Stroll up and down the stalls, mulled wine in one hand to keep the chill at bay and have a gander at all the incredible products on sale. Christmas markets are held all over the world from November to December and each offer a unique experience that only that city can offer.

I have compiled a list of Christmas markets that will take you all over the world from Galway to Prague to Dubai each offering an incredible and unforgettable experience.

Ireland

Galway Continental Christmas Market in Eyre Square is open from Friday 23rd November to Saturday 22nd December. Santa’s Grotto will be there along with lantern making and a Christmas Youth Pageant to name a few of the activities that Galway offer.

Christmas Markets at the Milk Market Limerick in Cornmarket Row runs from the 30th November to 24th December  (Friday to Sunday until 13th December and then every day from 13th December) will contain Christmas choirs, food and craft stalls.

Kilkenny Christmas Market along the Parade Kilkenny runs on certain days from 1st December to the 23rd December 10am – 6pm. There will be carol singers, wooden log cabins, daily kid’s storytelling, and traders selling fantastic Christmas gifts.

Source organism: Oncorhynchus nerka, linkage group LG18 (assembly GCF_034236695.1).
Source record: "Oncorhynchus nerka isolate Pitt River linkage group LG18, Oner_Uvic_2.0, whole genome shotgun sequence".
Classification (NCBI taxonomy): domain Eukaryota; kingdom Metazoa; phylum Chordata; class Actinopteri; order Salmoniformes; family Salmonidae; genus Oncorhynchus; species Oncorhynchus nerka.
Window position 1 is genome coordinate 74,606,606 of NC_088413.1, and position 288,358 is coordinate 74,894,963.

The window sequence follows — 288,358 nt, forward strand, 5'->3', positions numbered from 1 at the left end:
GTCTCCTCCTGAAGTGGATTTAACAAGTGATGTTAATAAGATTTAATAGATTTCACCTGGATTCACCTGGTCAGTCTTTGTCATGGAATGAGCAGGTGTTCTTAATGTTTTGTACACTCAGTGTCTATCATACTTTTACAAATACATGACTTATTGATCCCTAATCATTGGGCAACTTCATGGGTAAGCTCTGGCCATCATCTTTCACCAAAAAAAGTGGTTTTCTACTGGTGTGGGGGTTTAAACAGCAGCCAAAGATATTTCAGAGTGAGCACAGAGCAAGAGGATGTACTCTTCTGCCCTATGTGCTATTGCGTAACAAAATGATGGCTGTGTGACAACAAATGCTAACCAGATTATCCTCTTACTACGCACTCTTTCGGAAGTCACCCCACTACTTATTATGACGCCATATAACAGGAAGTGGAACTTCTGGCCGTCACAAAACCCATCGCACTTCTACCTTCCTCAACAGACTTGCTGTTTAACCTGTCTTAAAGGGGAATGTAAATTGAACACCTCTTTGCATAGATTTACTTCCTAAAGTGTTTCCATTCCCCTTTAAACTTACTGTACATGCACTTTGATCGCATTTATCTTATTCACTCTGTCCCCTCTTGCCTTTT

Ballina Christmas Market in Mayo runs during the weekend of the 8th and 9th December and 15th and 16th December. Two weekends of Christmas festivities, including the arrival of Santa, craft and food stalls and a Christmas carol services.

Gorey Christmas Market, Wexford will be held on the 4th December on the Main Street with craft and food stalls a carol service, mulled wine and of course Santa!

Waterford Winterval Christmas Market on George’s Street will be starting 30th November and running each weekend until 23rd December with traditional Christmas food and craft stalls.

Docklands Christmas Market Dublin will be held from the 7th December until 23rd December and showcases the magic of Christmas through the Victorian fairground rides, gourmet food stalls and arts and craft stalls. Santa will be turning on the lights on the 7th December

Europe